Garuda Indonesia has become the first carrier in the world to scrap its order of 737 Max jets, citing a lack of passenger trust following the Ethiopian Airlines and Lion Air crashes.
The company is cancelling its multi-billion dollar deal for 49 Boeing 737 Max aircraft, The Guardian reported, amid ongoing passenger distrust over two tragic disasters involving the jet.
The multibillion-dollar order was first announced in October 2014, with the promise of 50 737 Max aircraft. Garuda has so far only taken one of the aircraft and paid Boeing around $26 million, Agence France Presse (AFP) report.
Ikhsan Rosan, a spokesperson for Garuda Indonesia, told The Washington Post the decision to cancel the order was because of “consumers’ low confidence” in the aircraft following the crashes.
All but two of the 189 people who perished in the Lion Air-operated 737 Max crash near Jakarta in October were Indonesian nationals.
Rosan said airline officials told Boeing of the decision by letter, The Post report, and were scheduled to meet with representatives from Boeing to discuss the matter on 28 March.
Meanwhile, Virgin Australia is set to meet with Boeing regarding the safety of its 737 Max aircraft. A spokesperson for Virgin said the following:
“Virgin Australia will be sending two of its most senior flight operations team members to Seattle for an information session on the Boeing 737 MAX 8 aircraft…we look forward to hearing what Boeing has to say.
“We remain firm in our position that we won’t receive any new aircraft into our fleet until we are completely satisfied with their safety.”
Virgin Australia does not currently have any Boeing 737 Max 8 aircraft in its fleet.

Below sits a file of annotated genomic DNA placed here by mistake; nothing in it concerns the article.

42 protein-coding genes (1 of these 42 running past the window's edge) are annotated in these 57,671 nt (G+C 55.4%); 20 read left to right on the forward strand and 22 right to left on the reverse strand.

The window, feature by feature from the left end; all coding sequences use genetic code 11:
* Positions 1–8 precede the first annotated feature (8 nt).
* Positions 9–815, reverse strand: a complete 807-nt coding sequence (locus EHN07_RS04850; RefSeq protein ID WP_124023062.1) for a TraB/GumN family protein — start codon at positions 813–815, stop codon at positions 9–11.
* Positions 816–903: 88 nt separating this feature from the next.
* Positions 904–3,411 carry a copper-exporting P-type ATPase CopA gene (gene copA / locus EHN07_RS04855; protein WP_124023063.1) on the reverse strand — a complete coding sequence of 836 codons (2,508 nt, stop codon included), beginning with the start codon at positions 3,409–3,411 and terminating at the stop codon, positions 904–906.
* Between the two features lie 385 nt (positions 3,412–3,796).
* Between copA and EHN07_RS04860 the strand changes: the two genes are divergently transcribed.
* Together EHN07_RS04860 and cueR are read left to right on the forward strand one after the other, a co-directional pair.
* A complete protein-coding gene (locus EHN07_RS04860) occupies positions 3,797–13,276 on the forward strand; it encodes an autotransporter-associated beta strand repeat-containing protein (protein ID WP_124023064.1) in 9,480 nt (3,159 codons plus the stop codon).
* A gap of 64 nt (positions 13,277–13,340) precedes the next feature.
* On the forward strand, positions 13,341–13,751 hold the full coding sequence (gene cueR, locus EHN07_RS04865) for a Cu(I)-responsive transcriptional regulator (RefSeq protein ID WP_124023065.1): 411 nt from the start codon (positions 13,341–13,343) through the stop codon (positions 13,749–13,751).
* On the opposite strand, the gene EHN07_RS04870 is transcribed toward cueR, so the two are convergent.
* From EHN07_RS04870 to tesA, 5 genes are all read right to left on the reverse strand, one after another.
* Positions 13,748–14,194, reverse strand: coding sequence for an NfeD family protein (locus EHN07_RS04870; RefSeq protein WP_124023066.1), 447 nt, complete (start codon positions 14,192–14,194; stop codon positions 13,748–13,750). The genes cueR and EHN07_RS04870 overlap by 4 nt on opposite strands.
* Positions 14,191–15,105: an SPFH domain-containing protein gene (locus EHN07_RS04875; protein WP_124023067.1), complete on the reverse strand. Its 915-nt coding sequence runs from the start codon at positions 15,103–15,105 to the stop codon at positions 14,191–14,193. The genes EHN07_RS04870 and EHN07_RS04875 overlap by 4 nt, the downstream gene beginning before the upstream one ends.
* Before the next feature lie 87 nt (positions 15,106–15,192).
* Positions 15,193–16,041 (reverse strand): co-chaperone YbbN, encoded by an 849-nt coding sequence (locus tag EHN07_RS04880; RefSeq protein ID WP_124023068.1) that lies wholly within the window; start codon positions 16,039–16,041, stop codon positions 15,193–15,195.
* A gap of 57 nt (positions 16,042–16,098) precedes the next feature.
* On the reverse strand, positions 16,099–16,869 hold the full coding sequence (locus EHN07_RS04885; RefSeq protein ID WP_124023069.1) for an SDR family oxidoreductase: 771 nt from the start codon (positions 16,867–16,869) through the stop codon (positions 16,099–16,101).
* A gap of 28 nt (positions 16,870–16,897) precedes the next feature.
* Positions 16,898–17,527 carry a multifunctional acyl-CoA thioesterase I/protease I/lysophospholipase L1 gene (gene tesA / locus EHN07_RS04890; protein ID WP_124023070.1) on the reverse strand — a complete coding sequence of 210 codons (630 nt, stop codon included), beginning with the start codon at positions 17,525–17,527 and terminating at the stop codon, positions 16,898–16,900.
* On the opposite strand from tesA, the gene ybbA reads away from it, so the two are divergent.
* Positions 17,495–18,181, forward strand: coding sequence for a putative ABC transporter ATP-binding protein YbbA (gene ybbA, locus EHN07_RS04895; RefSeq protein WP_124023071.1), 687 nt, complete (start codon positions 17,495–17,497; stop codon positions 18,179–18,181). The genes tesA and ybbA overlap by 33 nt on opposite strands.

“We are closely monitoring the situation and will continue to work with Boeing, CASA, and other relevant authorities as more information becomes available,” a spokesperson for Virgin Australia said.
Garuda’s request for cancellation comes amid Boeing’s promise of enhanced warning systems as standard in 737 Max jets. Prior to the Ethiopian Airlines disaster, certain safety features were sold optionally by Boeing.
Both aircraft in the Ethiopian Airlines and Lion Air crashes, which resulted in the loss of 346 lives, lacked these optional safety features.
Boeing shares have fallen by 12 per cent, wiping $28bn off its market value since the Ethiopian crash on 10 March. The company is further facing a criminal investigation by US Department of Transportation agents, which now involves the FBI, the Seattle Times report.
The federal grand jury investigation, based in Washington, D.C., is looking into the certification process that approved the safety of the new Boeing plane.
Investigations into the crash and the recent Ethiopian Airlines disaster are ongoing, however, regulators – including the Ethiopian transport minister – have already noted clear similarities between the two crashes.
Garuda Indonesia’s director, I Gusti Ngurah Askhara Danadiputra, told Indonesian media outlet Detik that it would consider switching to a new version of the jet.
“In principle, it’s not that we want to replace Boeing, but maybe we will replace [these planes] with another model,” Danadiputra said.
The Guardian also reported Lion Air is considering scrapping its own 737 Max order.